Indeed, anchoring works both ways and central banks have anchored inflation expectations for a decade. They provided stability and liquidity in markets; and through forward guidance we were told exactly where yields – and therefore inflation – should be. With the end of QE, inflation expectations could once again become unanchored, free to float off wherever the tide of market expectations take them. Certainly, central bank policy has evolved considerably from the 1970s – they have far more tools and flexibility now than then – but they cannot do anything but tighten if inflation starts to race away.

Today the Fed accepts that inflation will run above its target – despite rates being historically low it cannot afford to step on the gas too quickly. The acceptance by the Fed of higher inflation above its target level this year could be argued as evidence that the central bank is once again faced with the prospect of allowing inflation to run higher to prevent the economy from sliding into recession.

Another thing that is different today is the pressure on wages from big labour – unions had far more bargaining power back in the 1970s to demand higher wages as corporates increased prices, creating a vicious inflationary spiral.

The other difference is that the 1970s inflationary period came shortly after the collapse of Bretton Woods and the unpegging of the dollar from gold, which was a seismic shift in the global monetary system of an order that will not be repeated today. Or will it?

 

QE time bomb?

In economics, it can be broadly said that the more you do something, the less impact it has at the margins. In many ways that can explain the end of QE.

The monetary policy experiment of the past decade is coming to an end because it’s stopped working. Following the great financial crisis, interest rates were slashed to the bone and QE was unleashed to boost aggregate demand and underpin growth. Now QE has already stopped in the US and the Fed has raised interest rates seven times in two years, while the European Central Bank plans to wind down purchases to zero by the end of the year and is tentatively talking about raising rates in 2019.

In many ways QE has worked – the US, Japan and Europe are enjoying a period of synchronised growth along with the rest of the countries tracked by the Organisation for Economic Co-operation and Development (OECD). Major economies appear to be on a surer footing than at any time since the great financial crisis. Time therefore to exit the experimental phase of monetary policy and ‘normalise’.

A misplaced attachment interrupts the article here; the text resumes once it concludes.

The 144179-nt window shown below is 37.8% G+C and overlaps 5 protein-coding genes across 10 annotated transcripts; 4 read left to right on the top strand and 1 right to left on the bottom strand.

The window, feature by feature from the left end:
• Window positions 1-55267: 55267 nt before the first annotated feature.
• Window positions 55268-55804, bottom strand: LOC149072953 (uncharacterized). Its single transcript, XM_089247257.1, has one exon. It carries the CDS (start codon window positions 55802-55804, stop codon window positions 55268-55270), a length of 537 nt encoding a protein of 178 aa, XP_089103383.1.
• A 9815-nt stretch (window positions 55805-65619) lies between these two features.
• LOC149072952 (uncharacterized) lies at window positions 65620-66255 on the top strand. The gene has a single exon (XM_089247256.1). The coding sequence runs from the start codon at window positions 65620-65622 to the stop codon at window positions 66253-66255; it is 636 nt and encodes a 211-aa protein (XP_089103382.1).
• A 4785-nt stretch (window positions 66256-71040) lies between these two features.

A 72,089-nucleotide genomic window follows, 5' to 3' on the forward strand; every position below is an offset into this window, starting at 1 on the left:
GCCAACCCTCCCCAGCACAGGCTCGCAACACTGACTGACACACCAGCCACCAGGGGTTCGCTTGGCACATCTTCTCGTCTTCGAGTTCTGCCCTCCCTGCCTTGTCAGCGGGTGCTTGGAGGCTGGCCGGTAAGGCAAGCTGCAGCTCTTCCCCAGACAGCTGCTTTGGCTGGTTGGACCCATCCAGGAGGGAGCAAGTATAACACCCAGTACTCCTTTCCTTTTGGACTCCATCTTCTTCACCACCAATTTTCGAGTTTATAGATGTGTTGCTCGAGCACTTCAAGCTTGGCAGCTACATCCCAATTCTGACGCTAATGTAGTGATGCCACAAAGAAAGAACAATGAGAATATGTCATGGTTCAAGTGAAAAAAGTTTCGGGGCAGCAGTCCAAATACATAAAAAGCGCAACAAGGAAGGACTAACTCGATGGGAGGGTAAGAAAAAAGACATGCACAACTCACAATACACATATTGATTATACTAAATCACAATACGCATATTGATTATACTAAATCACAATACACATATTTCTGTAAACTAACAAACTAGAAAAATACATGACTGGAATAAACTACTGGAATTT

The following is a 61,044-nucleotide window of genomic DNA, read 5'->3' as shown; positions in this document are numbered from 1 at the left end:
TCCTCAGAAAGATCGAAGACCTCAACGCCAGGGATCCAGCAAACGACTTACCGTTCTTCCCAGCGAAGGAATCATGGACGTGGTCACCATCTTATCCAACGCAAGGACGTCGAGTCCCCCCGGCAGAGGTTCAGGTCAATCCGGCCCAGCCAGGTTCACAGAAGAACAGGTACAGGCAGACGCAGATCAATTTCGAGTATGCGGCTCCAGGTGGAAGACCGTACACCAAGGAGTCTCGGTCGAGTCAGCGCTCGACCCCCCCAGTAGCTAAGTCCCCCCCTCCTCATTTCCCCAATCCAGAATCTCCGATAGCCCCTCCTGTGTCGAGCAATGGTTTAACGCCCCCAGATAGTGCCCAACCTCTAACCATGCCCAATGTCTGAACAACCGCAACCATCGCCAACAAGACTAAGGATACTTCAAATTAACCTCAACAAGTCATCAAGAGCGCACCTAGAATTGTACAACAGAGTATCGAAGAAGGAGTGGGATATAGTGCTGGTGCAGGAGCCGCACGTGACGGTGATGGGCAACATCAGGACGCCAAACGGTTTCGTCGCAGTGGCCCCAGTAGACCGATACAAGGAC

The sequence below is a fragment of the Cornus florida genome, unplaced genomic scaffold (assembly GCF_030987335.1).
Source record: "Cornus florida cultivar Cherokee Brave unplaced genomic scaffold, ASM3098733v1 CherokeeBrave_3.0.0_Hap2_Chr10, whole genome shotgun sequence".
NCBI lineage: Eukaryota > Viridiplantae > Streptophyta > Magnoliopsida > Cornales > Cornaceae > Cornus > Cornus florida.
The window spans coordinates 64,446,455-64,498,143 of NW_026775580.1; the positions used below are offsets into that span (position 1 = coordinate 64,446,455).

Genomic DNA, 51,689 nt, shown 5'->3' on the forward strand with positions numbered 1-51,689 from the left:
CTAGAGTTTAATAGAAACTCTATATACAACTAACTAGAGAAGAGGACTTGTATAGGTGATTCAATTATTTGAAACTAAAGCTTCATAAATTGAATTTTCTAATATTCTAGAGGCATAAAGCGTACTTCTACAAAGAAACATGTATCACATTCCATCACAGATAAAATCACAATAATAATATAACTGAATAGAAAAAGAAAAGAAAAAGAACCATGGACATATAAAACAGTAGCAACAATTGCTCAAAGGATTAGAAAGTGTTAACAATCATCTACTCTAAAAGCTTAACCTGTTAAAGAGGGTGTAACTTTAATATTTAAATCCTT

But as we exit this – and it is worth stressing that the US, Europe, Britain and Japan are all at different points in the cycle and face their own unique set of problems – can we be sure that the economies of the west are in such good shape?

QE, and ultra-low rates by design, stimulates asset prices by effectively pricing everyone except the central bank out of safe haven government bond markets, reducing the cost of money. This is supposed to stimulate growth and achieve the central banker’s remit of full employment and inflation at or around 2 per cent.

But loose monetary policy favours capital over labour. Hence we have seen wages depressed and equity valuations soar while inflation has languished. While we certainly see structural changes in the labour market and reduced worker bargaining power, unwinding QE at the same time as unemployment is at historically low levels could hand labour the advantage again.

Despite their efforts, inflation is low by historic standards and is a long way below where it was in the 1970s. But by pursuing a policy that explicitly stokes prices for so long, central banks might have left us sitting on an inflationary time bomb that, coupled with a late-cycle slowdown in growth, may quickly turn into stagflation.

Importantly, despite headline rates of price growth looking pretty weak for a number of years, inflationary pressures are building. There are signs of inflation in freight-related industries reaching historic highs, usually a good indicator of rising input prices. The New York Fed’s underlying inflation gauge – a pretty good indicator of where inflation really is – raced up to 3.3 per cent in May, its highest level since July 2006.

In June, core personal consumption expenditures (PCE), the Fed’s preferred gauge of inflation, finally reached 2 per cent on an annual basis for the first time in six years. But consumer spending slowed – a classic sign of a stagflation trend: core prices should only be rising if consumers are spending more.